Although efforts to roll out COVID-19 vaccines provide some hope for the future, Notre Dame still has to contend with a messy web of safety complications if it hopes to hold commencement celebrations for the classes of 2020 and 2021.
In an email to students and faculty on Feb. 3, Rev. John I. Jenkins, C.S.C. announced that while the commencement for the Class of 2021 will still take place in person May 21-23 — with appropriate health and safety protocols in place — the commencement for the Class of 2020, scheduled for Memorial Day weekend 2021, would be deferred once again.
With Notre Dame’s commitment to tradition challenged by these unprecedented times, students from both the classes of 2020 and 2021 are worried about how the celebrations will proceed.
Olivia Mercucio, who graduated in 2020, is optimistic that she and her classmates will one day experience a special ceremony to commemorate their time at Notre Dame. “With the pride my school has in its tradition, there’s no way they’ll let us disappear without a final celebration of our time there,” she said.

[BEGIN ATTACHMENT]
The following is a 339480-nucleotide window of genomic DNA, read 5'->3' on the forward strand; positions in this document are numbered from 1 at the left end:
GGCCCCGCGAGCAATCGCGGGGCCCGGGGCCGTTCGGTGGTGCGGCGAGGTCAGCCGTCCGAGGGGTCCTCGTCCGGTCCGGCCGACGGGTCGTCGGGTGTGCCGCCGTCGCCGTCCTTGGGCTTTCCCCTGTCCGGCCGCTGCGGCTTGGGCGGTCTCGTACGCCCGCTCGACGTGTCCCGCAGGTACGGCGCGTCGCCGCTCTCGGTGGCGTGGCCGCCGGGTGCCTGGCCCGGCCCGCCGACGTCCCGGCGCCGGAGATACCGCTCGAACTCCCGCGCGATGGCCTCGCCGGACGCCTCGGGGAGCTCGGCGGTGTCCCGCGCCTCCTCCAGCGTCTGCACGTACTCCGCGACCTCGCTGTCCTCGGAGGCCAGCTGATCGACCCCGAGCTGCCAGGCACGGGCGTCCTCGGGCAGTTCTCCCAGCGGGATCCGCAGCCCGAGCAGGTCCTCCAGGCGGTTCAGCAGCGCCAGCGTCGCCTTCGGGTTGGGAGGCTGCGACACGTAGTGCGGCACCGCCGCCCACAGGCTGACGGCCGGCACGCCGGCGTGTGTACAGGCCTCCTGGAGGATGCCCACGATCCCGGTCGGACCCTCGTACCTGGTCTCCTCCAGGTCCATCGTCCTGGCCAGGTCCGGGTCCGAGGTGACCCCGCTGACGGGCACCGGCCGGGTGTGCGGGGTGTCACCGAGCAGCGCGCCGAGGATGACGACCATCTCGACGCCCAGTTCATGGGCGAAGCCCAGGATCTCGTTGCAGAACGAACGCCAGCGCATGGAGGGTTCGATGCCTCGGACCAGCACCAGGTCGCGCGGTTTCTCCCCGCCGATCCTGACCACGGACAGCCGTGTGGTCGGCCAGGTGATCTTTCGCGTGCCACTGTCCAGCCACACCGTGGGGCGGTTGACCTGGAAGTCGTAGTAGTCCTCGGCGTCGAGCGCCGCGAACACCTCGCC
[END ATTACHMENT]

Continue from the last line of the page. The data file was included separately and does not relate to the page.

The undergraduate class of 2020 has not been the only one affected. Graduate student Ricardo Romero Moreno spent over six years working on his degree in Notre Dame’s integrated biomedical sciences doctoral program and was also supposed to graduate in 2020.
“When I finally walk I would like my family to come visit, but I would not want to have my elderly parents be exposed to a superspreader,” he said. With current vaccine rollout efforts, Romero Moreno is hopeful he might get his opportunity in 2022. “I’d rather postpone it so I’d actually go when it’s safe,” he added.
The Class of 2021’s situation is also unconventional. Though Jenkins said the commencement will occur in person, some students worry that the rising number of cases on campus may hinder the initial plan.
“Notre Dame is very committed to making sure we don’t go home,” said senior Izzy Edgar. She remains hopeful for the in-person commencement to happen as planned with necessary restrictions. “Me just getting to have a ceremony is super important. If that means my family doesn’t get to come, I’m fine with that.”
But other students want to preserve as much of the normal experience as possible. “If we were able to have people in the stadium for a football game, I don’t see why we can’t have that for graduation but all spread out,” said senior Casey Samagalsky.
Remaining positive for a spring commencement, Samagalsky added that she wants her parents to experience her walk in person, when the novelty of completing four years of college is at its peak.
“I’m graduating for [my parents] and my mom because she wasn’t able to. This is their degree, and they are the reason I’m here.”
(Photo from Matt Cashore/University of Notre Dame)